Dems Decry Report of Wasted Iraq Aid

February 1st, 2007 - by admin

Hope Yen / Associated Press – 2007-02-01 23:02:34

WASHINGTON (Jan. 31, 2007) — Congressional Democrats on Wednesday decried tens of millions dollars of waste in Iraq reconstruction aid, as a new government report underscored a need for closer scrutiny of how the costly war is being handled.

Lawmakers in both the House and Senate said they planned hearings or legislation to address what they say is a growing problem of abuse as the Bush administration struggles to get a handle on both a spiraling war and the contractors who help run it.

“Our troops are going without even as government funds go to pay for such boondoggles as an Olympic-size swimming pool in an unused training camp,” said a statement issued by the Senate Democratic Communications Center directed by Majority Leader Harry Reid, D-Nev.

“As the president is planning to send 21,500 more American service members into Iraq and asking for $1.2 billion in new reconstruction aid, Americans have every reason to question his spending priorities,” it said.

The quarterly audit released Wednesday by Stuart Bowen Jr., the special inspector general for Iraq reconstruction, found the $300 billion US war and reconstruction effort continues to be plagued with waste, spiraling violence and corruption.

It comes as President Bush is pressing Congress to approve $1.2 billion in new reconstruction aid as part of his broader plan to stabilize Iraq by sending 21,500 more US troops to Baghdad and Anbar province.

In the House, at least two committees said they planned hearings to examine spending waste and abuse.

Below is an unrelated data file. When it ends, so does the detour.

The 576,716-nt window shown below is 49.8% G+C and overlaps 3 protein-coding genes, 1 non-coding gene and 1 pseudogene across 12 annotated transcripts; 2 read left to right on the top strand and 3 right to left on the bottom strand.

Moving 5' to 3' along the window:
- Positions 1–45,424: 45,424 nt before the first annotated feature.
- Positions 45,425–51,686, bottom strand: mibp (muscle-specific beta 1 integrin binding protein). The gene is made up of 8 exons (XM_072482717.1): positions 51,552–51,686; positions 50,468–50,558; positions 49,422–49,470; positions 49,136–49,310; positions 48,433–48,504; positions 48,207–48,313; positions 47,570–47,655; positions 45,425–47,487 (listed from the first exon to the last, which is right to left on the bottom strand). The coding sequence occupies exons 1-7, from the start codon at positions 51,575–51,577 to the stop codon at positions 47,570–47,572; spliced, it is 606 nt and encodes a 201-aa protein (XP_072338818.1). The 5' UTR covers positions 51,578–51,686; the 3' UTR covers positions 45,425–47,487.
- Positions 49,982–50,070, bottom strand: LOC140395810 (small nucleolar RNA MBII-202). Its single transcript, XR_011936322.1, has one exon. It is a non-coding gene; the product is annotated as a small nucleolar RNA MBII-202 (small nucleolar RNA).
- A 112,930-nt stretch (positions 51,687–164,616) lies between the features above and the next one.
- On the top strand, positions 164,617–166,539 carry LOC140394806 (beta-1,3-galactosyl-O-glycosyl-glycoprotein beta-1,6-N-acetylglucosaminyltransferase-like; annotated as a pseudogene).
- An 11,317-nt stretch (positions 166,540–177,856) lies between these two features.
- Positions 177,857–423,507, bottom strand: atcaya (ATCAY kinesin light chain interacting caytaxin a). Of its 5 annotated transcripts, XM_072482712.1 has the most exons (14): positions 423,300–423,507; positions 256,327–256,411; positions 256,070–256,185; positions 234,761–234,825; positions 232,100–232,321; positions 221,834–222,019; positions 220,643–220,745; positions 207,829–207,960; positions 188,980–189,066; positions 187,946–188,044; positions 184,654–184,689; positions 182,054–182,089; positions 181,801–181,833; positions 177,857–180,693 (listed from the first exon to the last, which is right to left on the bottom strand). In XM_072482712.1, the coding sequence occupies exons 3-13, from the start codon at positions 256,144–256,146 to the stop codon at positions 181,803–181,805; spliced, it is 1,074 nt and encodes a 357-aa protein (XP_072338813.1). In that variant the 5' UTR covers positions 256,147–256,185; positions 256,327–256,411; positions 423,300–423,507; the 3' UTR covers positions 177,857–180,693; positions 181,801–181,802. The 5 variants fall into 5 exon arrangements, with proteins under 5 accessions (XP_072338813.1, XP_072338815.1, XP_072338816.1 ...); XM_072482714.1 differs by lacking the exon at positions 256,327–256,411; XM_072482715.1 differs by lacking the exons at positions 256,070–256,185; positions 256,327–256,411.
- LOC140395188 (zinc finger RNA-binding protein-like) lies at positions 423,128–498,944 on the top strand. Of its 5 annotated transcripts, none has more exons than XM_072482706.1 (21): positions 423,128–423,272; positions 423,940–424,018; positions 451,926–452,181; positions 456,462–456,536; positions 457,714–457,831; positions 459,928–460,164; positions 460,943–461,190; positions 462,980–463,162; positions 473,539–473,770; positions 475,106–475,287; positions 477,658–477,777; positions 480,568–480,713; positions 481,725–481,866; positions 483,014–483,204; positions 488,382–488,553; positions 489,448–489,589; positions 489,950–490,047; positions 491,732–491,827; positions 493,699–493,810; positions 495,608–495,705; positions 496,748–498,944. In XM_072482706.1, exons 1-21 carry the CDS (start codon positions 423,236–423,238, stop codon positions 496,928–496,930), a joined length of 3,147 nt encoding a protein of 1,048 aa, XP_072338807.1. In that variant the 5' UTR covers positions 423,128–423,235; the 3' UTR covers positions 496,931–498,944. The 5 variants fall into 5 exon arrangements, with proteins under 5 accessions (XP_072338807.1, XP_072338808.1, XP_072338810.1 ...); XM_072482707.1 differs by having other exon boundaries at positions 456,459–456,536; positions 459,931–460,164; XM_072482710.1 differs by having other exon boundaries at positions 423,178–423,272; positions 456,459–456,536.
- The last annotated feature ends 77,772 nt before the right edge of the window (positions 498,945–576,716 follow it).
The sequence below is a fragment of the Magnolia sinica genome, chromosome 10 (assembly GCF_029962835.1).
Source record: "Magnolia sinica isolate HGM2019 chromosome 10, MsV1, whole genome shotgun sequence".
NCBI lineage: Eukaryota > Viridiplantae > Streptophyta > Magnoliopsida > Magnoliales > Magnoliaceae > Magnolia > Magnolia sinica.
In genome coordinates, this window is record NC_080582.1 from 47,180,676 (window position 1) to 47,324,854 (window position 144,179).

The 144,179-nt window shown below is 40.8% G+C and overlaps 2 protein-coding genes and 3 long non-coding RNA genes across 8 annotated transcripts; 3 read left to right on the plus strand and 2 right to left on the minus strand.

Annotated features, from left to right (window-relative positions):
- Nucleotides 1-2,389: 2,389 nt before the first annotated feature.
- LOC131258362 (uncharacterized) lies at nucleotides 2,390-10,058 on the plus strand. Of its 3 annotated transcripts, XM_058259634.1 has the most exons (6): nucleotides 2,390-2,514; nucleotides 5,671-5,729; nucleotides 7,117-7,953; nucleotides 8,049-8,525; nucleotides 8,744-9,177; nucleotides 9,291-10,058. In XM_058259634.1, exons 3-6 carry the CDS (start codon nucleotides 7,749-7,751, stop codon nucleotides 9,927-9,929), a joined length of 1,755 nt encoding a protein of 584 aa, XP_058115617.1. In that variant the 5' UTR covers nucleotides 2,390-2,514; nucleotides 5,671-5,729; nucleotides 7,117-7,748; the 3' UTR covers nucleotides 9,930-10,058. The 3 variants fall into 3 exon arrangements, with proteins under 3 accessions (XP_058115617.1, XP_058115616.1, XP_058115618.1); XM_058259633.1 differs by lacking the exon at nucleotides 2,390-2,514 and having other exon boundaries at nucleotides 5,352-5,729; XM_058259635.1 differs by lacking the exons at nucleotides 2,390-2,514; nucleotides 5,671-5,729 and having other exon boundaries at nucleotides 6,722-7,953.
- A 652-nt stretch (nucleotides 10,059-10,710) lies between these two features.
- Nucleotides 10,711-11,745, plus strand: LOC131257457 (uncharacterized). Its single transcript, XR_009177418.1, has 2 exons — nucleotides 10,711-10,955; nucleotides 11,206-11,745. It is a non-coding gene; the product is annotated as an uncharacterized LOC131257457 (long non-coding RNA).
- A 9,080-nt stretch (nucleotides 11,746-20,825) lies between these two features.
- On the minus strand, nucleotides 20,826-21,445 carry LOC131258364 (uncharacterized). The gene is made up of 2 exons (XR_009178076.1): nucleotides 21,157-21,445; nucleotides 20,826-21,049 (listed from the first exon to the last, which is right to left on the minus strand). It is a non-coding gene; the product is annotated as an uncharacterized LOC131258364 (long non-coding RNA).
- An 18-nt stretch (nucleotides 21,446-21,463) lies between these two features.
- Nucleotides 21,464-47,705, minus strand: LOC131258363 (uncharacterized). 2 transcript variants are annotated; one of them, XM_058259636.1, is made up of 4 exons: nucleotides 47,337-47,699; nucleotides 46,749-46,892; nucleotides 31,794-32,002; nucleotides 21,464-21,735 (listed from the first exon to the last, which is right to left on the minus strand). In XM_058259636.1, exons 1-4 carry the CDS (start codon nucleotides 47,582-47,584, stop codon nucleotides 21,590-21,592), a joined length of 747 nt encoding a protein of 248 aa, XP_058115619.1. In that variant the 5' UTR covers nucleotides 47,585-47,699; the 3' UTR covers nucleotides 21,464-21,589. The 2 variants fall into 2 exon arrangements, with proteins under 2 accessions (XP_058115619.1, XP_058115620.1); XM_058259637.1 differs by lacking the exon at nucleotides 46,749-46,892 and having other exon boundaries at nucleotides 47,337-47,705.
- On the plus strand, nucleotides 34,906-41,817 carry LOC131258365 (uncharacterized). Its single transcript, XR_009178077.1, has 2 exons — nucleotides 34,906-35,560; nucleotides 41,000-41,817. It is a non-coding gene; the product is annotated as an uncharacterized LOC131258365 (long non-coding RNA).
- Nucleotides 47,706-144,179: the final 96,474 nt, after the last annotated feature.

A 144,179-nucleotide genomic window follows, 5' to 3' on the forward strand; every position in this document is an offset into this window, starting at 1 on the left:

The new report “shows that Congress’ work examining Iraqi reconstruction is far from finished,” said Rep. Ike Skelton, D-Mo., chairman of the House Armed Services Committee. “The billions of US taxpayer dollars sent for reconstruction have clearly not always been spent as we intended.”

Rep. Henry Waxman, D-Calif., who chairs the House Oversight and Government Reform Committee, plans three days of hearings next week on Iraq contracts. One area of focus: Halliburton Co., the oilfield-services company that Vice President Dick Cheney once headed that has received millions of dollars of government contracts.

According to Bowen’s report, the State Department paid $43.8 million to contractor DynCorp International for the residential camp for police training personnel outside of Baghdad’s Adnan Palace grounds that has stood empty for months. About $4.2 million of the money was improperly spent on 20 VIP trailers and an Olympic-size pool, all ordered by the Iraqi Ministry of Interior but never authorized by the US

US officials spent another $36.4 million for weapons such as armored vehicles, body armor and communications equipment that can’t be accounted for. DynCorp also may have prematurely billed $18 million in other potentially unjustified costs, the report said.

Meanwhile, nine major US companies with multimillion-dollar contracts for Iraq reconstruction — including Bechtel National and Kellogg, Brown & Root Services — say they are being forced to devote 12.5 percent of their expenses for security due to spiraling violence in the region.

Calling Iraq’s sectarian violence the greatest challenge, Bowen said in a telephone interview that billions in US aid spent on strengthening security has had limited effect. He said reconstruction now will fall largely on Iraqis to manage — and they’re not ready for the task.

The State Department and other agencies say they are working to improve spending controls.

But former Rep. Lee Hamilton, co-chairman of the Iraq Study Group, said Bowen’s report illustrates the uphill battle for the United States and the international community in their efforts to bring stability in Iraq.

“There are very, very few things that hurt our effort more in trying to succeed in Iraq than that kind of performance, because it turns all people off,” Hamilton told the Senate Judiciary Committee on Wednesday.


Special Inspector General for Iraq Reconstruction:

Quarterly Report:

DynCorp audit:

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